And this year’s Cafe Carnival, the bar’s annual string of post-Mardi Gras parade concerts, appears to have gotten an upgrade as well, with a ripper of a lineup  complementing Cafe P’s prime location with what could easily turn into a non-stop five-day party.  A Thursday night funk-fest with Flow Tribe and Naughty Professor sets the stage for the centerpiece of weekend, Chinquapin Records‘ Mardi Gras Chindig. The two-night event that puts local indie-rock institutions Sun Hotel, Caddywhompus and Big Rock Candy Mountain along side heetseeking newcomers Donovan Wolfington will also feature a fresh-from-the-studio Vox And The Hound and serve as one of the last chances to catch the force of nature that is Country Club.  The Revivalists will pack the place out on Sunday night and the now-Grammy Award Winning Rebirth Brass Band headlines on Lundi Gras.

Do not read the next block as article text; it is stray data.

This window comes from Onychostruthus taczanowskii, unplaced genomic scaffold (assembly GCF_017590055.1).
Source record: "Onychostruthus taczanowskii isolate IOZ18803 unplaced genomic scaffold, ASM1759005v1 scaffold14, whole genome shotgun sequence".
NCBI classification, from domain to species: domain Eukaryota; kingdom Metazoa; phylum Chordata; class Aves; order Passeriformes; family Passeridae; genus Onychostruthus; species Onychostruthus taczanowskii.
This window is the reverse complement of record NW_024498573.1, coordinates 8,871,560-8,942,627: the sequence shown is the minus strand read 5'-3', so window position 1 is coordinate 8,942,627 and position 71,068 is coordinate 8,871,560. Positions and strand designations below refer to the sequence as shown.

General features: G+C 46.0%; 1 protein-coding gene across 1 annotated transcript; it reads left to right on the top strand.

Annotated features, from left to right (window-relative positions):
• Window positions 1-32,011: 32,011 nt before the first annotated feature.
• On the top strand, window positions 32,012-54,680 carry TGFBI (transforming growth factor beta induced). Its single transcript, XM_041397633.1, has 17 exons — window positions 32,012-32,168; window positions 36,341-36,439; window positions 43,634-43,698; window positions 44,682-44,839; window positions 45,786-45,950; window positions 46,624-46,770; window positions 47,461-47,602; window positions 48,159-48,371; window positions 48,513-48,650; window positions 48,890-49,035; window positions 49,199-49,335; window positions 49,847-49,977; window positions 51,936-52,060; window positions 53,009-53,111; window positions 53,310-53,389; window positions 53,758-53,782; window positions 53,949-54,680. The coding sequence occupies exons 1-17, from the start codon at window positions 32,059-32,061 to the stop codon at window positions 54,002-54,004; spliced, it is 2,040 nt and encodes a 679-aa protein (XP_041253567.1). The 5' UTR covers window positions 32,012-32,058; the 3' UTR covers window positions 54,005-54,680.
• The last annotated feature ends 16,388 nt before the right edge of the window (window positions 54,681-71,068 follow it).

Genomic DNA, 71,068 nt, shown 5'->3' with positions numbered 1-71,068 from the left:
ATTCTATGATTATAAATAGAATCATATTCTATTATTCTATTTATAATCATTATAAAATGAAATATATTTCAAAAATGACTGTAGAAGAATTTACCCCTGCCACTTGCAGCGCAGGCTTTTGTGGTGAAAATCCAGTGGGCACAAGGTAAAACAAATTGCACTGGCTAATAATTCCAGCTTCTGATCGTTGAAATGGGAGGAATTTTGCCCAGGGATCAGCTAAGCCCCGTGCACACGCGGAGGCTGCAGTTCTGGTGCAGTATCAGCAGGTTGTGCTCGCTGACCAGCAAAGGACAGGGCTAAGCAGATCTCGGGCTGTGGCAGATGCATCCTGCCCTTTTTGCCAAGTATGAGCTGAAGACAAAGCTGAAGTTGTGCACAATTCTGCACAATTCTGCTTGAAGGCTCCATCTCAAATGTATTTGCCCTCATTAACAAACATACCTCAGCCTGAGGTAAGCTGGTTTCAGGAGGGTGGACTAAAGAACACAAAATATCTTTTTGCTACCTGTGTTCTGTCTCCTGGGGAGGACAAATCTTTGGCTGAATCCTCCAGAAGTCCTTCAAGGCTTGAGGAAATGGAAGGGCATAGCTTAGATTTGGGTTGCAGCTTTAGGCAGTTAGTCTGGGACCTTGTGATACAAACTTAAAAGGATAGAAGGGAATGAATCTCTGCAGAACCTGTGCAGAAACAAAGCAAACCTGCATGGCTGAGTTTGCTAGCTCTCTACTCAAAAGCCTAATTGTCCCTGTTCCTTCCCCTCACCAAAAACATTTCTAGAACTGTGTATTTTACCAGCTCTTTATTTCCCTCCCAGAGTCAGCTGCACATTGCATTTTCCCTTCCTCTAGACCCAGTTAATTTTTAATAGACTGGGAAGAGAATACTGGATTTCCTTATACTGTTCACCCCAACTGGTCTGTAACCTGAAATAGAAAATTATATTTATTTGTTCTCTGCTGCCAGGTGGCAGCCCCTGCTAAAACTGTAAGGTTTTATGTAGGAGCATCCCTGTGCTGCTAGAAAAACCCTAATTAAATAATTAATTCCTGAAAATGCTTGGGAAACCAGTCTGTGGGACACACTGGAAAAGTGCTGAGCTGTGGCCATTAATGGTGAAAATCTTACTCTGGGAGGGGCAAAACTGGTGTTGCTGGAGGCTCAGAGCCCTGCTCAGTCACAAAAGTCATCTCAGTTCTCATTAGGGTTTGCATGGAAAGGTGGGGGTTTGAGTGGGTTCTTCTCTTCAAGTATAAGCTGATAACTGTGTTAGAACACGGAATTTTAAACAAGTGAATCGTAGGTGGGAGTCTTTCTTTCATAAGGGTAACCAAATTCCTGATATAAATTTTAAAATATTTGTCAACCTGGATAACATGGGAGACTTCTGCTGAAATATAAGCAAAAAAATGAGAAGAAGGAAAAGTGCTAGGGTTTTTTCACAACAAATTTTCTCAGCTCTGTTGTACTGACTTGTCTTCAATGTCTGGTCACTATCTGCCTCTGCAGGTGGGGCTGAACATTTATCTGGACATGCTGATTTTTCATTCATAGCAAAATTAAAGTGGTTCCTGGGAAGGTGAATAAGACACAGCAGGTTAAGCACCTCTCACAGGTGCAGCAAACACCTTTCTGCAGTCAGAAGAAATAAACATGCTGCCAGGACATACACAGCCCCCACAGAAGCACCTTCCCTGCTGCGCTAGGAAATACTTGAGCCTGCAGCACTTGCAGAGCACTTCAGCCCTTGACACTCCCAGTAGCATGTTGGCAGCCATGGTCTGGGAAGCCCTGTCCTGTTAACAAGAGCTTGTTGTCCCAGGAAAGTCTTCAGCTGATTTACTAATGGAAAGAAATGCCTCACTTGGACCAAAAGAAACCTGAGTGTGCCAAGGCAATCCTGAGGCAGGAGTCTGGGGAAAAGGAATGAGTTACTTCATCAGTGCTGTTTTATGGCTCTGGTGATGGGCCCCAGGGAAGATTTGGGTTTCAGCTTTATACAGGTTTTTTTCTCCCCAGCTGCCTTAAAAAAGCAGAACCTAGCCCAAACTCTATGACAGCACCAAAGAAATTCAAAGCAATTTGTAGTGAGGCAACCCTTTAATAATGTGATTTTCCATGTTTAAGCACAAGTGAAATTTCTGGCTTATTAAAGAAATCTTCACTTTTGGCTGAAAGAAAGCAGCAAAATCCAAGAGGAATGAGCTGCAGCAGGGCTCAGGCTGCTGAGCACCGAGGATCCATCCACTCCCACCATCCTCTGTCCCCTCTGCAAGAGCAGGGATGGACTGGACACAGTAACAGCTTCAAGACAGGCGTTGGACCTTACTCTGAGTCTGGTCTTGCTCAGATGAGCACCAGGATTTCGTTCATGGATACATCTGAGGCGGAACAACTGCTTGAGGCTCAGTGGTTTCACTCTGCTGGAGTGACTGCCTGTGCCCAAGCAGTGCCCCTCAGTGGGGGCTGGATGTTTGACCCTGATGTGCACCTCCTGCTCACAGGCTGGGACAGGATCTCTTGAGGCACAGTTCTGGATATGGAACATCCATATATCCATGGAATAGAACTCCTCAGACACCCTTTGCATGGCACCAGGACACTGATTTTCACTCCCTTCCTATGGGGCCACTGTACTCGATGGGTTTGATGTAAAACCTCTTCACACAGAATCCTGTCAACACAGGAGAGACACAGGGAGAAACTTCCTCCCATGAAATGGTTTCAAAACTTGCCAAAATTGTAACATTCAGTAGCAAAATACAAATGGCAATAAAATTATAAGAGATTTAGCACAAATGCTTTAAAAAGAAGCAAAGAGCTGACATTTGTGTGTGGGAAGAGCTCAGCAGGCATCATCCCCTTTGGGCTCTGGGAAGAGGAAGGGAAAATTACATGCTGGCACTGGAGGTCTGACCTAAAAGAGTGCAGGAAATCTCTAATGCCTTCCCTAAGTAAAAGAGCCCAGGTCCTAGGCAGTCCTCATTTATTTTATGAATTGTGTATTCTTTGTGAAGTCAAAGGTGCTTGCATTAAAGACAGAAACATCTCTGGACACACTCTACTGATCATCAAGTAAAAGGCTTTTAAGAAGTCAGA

02.16: Flow Tribe + Naughty Professor + Saltwater Grass

02.17: Sun Hotel + Country Club + Vox And The Hound

02.18: Caddywhompus + Big Rock Candy Mountain + Young Mammals + Donovan Wolfington

02.19: The Revivalists + Star & Micey + The Blue Party

02.20: Rebirth Brass Band + Mississippi Rail Co. + Coyotes